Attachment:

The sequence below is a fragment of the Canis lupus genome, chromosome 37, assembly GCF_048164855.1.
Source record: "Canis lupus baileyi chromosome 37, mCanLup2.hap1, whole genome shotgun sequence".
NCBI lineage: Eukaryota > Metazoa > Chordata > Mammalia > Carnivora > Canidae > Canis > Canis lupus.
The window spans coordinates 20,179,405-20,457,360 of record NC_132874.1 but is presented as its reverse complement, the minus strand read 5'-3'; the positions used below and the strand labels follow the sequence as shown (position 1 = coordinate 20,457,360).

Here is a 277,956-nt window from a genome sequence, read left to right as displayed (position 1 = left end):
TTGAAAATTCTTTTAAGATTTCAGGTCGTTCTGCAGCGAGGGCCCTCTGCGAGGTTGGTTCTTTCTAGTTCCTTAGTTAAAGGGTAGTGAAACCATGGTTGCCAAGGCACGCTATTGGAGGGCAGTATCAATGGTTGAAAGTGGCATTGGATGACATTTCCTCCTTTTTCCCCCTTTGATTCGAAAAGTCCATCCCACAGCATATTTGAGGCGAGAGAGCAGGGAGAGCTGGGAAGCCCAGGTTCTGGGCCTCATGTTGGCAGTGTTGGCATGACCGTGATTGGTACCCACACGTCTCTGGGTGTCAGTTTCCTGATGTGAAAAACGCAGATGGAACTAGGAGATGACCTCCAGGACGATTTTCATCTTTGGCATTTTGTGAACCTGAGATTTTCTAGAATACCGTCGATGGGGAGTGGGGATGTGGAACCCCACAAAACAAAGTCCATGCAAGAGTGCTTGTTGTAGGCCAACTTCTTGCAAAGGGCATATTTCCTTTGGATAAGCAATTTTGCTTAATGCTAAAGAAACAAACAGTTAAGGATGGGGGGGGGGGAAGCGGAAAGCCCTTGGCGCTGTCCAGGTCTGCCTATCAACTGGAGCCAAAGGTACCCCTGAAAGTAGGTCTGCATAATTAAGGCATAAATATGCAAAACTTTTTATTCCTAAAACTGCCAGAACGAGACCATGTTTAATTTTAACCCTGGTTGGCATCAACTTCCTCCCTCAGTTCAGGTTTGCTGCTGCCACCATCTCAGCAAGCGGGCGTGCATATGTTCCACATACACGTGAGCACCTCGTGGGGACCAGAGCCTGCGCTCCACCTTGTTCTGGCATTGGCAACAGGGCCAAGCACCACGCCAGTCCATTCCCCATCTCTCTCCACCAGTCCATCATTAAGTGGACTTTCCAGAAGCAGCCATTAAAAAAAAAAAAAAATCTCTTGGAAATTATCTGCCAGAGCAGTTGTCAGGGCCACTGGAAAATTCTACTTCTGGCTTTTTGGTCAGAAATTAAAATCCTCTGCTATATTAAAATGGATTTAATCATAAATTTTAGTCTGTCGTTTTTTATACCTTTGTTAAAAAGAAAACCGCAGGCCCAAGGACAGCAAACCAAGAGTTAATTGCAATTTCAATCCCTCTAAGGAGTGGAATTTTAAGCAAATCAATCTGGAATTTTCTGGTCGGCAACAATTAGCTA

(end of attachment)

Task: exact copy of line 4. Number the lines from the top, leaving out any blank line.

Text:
The window spans coordinates 20,179,405-20,457,360 of record NC_132874.1 but is presented as its reverse complement, the minus strand read 5'-3'; the positions used below and the strand labels follow the sequence as shown (position 1 = coordinate 20,457,360).